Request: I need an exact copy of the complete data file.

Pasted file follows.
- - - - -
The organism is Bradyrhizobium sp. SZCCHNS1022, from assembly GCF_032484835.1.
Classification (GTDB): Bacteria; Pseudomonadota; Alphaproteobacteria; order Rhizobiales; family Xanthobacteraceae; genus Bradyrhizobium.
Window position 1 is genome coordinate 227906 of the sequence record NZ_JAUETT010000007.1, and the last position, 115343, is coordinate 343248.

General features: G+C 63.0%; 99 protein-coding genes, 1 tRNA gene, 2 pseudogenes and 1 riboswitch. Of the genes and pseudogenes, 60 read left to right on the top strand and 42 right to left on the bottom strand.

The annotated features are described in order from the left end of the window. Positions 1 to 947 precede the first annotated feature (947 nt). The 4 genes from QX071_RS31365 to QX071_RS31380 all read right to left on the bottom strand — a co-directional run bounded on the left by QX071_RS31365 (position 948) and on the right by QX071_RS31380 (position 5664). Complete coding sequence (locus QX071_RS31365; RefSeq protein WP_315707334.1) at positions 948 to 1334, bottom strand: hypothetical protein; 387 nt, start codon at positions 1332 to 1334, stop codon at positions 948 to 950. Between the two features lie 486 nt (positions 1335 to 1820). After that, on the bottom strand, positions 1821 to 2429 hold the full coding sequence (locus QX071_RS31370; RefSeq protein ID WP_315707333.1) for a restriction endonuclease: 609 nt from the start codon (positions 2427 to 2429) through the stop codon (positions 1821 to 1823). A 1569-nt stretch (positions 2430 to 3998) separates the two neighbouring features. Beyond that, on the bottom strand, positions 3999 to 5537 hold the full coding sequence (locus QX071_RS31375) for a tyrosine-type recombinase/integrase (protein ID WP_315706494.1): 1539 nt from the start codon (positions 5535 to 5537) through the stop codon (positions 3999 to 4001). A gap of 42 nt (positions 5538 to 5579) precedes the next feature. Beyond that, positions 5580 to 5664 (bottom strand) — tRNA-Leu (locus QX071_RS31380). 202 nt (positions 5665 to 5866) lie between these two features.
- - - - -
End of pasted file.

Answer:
The organism is Bradyrhizobium sp. SZCCHNS1022, from assembly GCF_032484835.1.
Classification (GTDB): Bacteria; Pseudomonadota; Alphaproteobacteria; order Rhizobiales; family Xanthobacteraceae; genus Bradyrhizobium.
Window position 1 is genome coordinate 227906 of the sequence record NZ_JAUETT010000007.1, and the last position, 115343, is coordinate 343248.

General features: G+C 63.0%; 99 protein-coding genes, 1 tRNA gene, 2 pseudogenes and 1 riboswitch. Of the genes and pseudogenes, 60 read left to right on the top strand and 42 right to left on the bottom strand.

The annotated features are described in order from the left end of the window. Positions 1 to 947 precede the first annotated feature (947 nt). The 4 genes from QX071_RS31365 to QX071_RS31380 all read right to left on the bottom strand — a co-directional run bounded on the left by QX071_RS31365 (position 948) and on the right by QX071_RS31380 (position 5664). Complete coding sequence (locus QX071_RS31365; RefSeq protein WP_315707334.1) at positions 948 to 1334, bottom strand: hypothetical protein; 387 nt, start codon at positions 1332 to 1334, stop codon at positions 948 to 950. Between the two features lie 486 nt (positions 1335 to 1820). After that, on the bottom strand, positions 1821 to 2429 hold the full coding sequence (locus QX071_RS31370; RefSeq protein ID WP_315707333.1) for a restriction endonuclease: 609 nt from the start codon (positions 2427 to 2429) through the stop codon (positions 1821 to 1823). A 1569-nt stretch (positions 2430 to 3998) separates the two neighbouring features. Beyond that, on the bottom strand, positions 3999 to 5537 hold the full coding sequence (locus QX071_RS31375) for a tyrosine-type recombinase/integrase (protein ID WP_315706494.1): 1539 nt from the start codon (positions 5535 to 5537) through the stop codon (positions 3999 to 4001). A gap of 42 nt (positions 5538 to 5579) precedes the next feature. Beyond that, positions 5580 to 5664 (bottom strand) — tRNA-Leu (locus QX071_RS31380). 202 nt (positions 5665 to 5866) lie between these two features.